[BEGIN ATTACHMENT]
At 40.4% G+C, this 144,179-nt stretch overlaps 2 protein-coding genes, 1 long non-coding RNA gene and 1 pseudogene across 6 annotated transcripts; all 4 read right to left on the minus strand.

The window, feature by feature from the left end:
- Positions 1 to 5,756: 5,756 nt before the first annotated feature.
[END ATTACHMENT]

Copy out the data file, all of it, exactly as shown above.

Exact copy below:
At 40.4% G+C, this 144,179-nt stretch overlaps 2 protein-coding genes, 1 long non-coding RNA gene and 1 pseudogene across 6 annotated transcripts; all 4 read right to left on the minus strand.

The window, feature by feature from the left end:
- Positions 1 to 5,756: 5,756 nt before the first annotated feature.